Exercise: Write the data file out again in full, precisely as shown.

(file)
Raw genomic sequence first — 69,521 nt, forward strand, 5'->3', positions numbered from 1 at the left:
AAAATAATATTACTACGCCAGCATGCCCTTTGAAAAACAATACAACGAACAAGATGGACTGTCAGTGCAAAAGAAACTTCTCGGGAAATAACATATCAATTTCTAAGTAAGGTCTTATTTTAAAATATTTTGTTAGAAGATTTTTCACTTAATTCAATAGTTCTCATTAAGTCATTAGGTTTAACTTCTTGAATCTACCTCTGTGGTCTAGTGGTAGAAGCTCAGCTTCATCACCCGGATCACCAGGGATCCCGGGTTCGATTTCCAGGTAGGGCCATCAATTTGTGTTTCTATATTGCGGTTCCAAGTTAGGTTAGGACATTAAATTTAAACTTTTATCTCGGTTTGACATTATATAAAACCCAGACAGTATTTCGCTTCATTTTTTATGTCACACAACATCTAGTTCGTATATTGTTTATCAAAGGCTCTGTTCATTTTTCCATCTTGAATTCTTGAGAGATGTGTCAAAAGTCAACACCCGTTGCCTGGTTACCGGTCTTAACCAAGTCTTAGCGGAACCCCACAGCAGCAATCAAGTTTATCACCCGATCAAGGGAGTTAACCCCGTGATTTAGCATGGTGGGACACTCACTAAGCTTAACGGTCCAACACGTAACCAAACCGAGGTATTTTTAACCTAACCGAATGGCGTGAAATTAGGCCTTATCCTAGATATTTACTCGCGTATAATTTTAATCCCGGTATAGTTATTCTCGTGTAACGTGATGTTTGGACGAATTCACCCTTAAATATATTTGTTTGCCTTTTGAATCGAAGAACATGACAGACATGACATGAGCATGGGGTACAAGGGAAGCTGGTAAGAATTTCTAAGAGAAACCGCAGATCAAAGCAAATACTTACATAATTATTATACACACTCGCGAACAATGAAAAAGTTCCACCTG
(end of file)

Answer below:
Raw genomic sequence first — 69,521 nt, forward strand, 5'->3', positions numbered from 1 at the left:
AAAATAATATTACTACGCCAGCATGCCCTTTGAAAAACAATACAACGAACAAGATGGACTGTCAGTGCAAAAGAAACTTCTCGGGAAATAACATATCAATTTCTAAGTAAGGTCTTATTTTAAAATATTTTGTTAGAAGATTTTTCACTTAATTCAATAGTTCTCATTAAGTCATTAGGTTTAACTTCTTGAATCTACCTCTGTGGTCTAGTGGTAGAAGCTCAGCTTCATCACCCGGATCACCAGGGATCCCGGGTTCGATTTCCAGGTAGGGCCATCAATTTGTGTTTCTATATTGCGGTTCCAAGTTAGGTTAGGACATTAAATTTAAACTTTTATCTCGGTTTGACATTATATAAAACCCAGACAGTATTTCGCTTCATTTTTTATGTCACACAACATCTAGTTCGTATATTGTTTATCAAAGGCTCTGTTCATTTTTCCATCTTGAATTCTTGAGAGATGTGTCAAAAGTCAACACCCGTTGCCTGGTTACCGGTCTTAACCAAGTCTTAGCGGAACCCCACAGCAGCAATCAAGTTTATCACCCGATCAAGGGAGTTAACCCCGTGATTTAGCATGGTGGGACACTCACTAAGCTTAACGGTCCAACACGTAACCAAACCGAGGTATTTTTAACCTAACCGAATGGCGTGAAATTAGGCCTTATCCTAGATATTTACTCGCGTATAATTTTAATCCCGGTATAGTTATTCTCGTGTAACGTGATGTTTGGACGAATTCACCCTTAAATATATTTGTTTGCCTTTTGAATCGAAGAACATGACAGACATGACATGAGCATGGGGTACAAGGGAAGCTGGTAAGAATTTCTAAGAGAAACCGCAGATCAAAGCAAATACTTACATAATTATTATACACACTCGCGAACAATGAAAAAGTTCCACCTG